Throughout the 1990s, stem-cell transplantation provided a possible cure for CML, but its use declined as tyrosine kinase inhibitors (TKIs) became available starting in 2001. Medications were highly effective in controlling CML, could be taken by most people, and were generally not associated with serious complications. These factors were in sharp contrast to stem-cell transplantation, which was limited to the 30% of people with an HLA-matched donor and which had potentially fatal complications, such as graft-versus-host disease (GVHD).
TKIs were a new and improved technology, but that didn’t mean that transplantation no longer had a role and research advances were expanding the pool of potential candidates. Transplants were generally not advised in people older than 60-65 years because of the toxicity of the chemotherapy regimen that was used to eliminate the bone marrow prior to transplantation. However, less toxic regimens were found to be effective and could be used in older individuals. At the same time, improvements in genetic screening enabled doctors to match unrelated donors more closely to transplant recipients, thereby achieving success rates with unrelated donors that were comparable to what had been seen with HLA-matched sibling donors (Ho and colleagues. Biol Blood Marrow Transplant 2011;17:1196-1204). The use of unrelated donors also appeared to offer some advantages, as we’ll see in Part 3.
A new issue, however, was whether people who had taken a TKI were still able to be transplanted. A number of studies examined this and found that prior treatment with a TKI did not adversely impact the success of transplantation; in fact, taking a TKI beforehand reduced the burden of disease (similar to surgical removal of a tumour before chemotherapy) (Piekarska and colleagues. Ann Hematol 2015;94:1891-1897). That meant that people could start treatment while a search for a suitable donor was underway.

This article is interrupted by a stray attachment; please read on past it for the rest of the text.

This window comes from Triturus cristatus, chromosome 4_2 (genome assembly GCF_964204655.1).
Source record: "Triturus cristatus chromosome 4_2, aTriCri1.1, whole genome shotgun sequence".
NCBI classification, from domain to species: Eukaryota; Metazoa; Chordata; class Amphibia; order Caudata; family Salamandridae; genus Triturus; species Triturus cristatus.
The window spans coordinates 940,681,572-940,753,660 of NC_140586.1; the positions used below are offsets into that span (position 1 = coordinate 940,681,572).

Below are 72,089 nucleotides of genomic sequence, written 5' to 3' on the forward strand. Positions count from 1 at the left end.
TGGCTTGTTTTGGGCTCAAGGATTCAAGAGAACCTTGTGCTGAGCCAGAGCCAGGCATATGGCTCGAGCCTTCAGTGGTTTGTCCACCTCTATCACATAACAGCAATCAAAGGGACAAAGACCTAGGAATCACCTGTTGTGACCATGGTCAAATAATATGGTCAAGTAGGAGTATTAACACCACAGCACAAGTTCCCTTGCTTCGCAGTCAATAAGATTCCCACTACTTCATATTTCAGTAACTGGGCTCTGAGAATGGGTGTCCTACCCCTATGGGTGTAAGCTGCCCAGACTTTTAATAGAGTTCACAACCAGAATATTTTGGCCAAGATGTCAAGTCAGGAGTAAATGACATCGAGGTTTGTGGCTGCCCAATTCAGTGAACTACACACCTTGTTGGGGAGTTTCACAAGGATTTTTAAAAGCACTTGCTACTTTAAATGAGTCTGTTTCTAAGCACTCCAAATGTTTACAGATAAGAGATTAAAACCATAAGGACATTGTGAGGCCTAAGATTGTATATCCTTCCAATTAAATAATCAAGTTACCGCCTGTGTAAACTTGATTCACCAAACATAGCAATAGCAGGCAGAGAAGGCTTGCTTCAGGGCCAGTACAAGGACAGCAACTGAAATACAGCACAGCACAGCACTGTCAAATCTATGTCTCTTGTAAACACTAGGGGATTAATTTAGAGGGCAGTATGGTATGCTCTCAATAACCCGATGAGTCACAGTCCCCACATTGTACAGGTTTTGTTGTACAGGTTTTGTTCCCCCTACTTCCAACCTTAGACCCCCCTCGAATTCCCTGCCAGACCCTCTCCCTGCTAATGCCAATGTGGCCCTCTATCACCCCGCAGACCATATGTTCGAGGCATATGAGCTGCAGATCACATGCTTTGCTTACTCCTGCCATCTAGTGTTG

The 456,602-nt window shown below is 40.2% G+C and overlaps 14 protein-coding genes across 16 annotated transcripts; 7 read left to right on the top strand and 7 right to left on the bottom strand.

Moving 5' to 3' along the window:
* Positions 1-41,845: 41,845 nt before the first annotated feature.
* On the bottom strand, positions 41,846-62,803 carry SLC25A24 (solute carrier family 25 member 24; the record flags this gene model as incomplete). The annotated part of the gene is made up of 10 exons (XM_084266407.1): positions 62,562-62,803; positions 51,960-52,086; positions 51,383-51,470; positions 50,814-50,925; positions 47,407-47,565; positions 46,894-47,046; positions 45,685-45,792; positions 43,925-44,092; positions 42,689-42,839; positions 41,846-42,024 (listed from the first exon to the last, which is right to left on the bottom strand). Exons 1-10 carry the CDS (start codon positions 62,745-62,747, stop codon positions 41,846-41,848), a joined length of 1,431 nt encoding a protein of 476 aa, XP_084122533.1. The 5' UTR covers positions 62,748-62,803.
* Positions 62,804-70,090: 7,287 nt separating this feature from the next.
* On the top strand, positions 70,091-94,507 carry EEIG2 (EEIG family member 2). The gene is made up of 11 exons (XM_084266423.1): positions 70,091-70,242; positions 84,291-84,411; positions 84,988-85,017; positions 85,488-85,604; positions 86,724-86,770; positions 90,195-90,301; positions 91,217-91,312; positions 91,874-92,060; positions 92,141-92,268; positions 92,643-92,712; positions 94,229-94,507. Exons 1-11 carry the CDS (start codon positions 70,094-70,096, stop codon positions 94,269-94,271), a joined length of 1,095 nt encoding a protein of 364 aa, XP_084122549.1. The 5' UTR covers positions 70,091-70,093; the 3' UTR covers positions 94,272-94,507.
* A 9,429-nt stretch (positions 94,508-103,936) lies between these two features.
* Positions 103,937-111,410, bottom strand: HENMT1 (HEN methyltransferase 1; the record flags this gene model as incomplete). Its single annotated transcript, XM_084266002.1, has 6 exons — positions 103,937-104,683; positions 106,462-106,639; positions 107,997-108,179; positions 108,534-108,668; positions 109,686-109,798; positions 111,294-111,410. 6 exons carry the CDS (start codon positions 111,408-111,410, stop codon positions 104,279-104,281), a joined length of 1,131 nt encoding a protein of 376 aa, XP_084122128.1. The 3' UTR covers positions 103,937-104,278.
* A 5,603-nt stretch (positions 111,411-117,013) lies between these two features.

So who is a candidate for a stem-cell transplant?
There are three main scenarios in which transplantation is an option for people with chronic-phase CML, according to European LeukemiaNet recommendations: If you’ve haven’t responded well to two prior TKIs (e.g. Gleevec followed by Tasigna or Sprycel); if you haven’t responded to a second-generation TKI (i.e. Tasigna, Sprycel or Bosulif); or if you develop a drug-resistant mutation (e.g. the T315I mutation) (Baccarani and colleagues. Blood 2013;122:872-884). If you have accelerated-phase CML, there are some data to suggest that transplantation is a better option than TKIs (Xu and colleagues. Front Med 2015;9:304-311). The first option is still to take a TKI, with the plan to undergo transplantation if you don’t respond well to the medication. For blast-crisis CML, transplantation is recommended because there’s a low likelihood of success with medications.
How successful is transplantation? A recent Canadian study reported that among people with treatment-resistant or advanced CML, the overall survival was 68% at 8 years post-transplant (Nair and colleagues. Biol Blood Marrow Transplant 2015;21:1437-1444). So these are very good results for people who are very ill.
The initial goal of stem-cell transplantation was to eliminate the bone marrow that was harbouring leukemia, and replace it with transplanted cells obtained either from the person him/herself (autologous), or from someone genetically identical (syngeneic) or similar (allogeneic). Matching was needed to reduce the risk of GVHD, a potentially fatal immune reaction in which the donor graft “rejected” the person receiving the transplant.
But while researchers were investigating stem-cell transplantation, they noticed something very curious. People who developed GVHD were more likely to be cured of their CML (Weiden and colleagues. N Engl J Med 1981;304:1529-1531). GVHD was caused by immune components in the donor marrow, and yet people didn’t do as well when these components were removed before transplantation. These findings revealed an important goal of transplantation, shifted how the procedure was viewed, and opened up a new area of research in CML.
We’ll look at this in more detail in Part 3.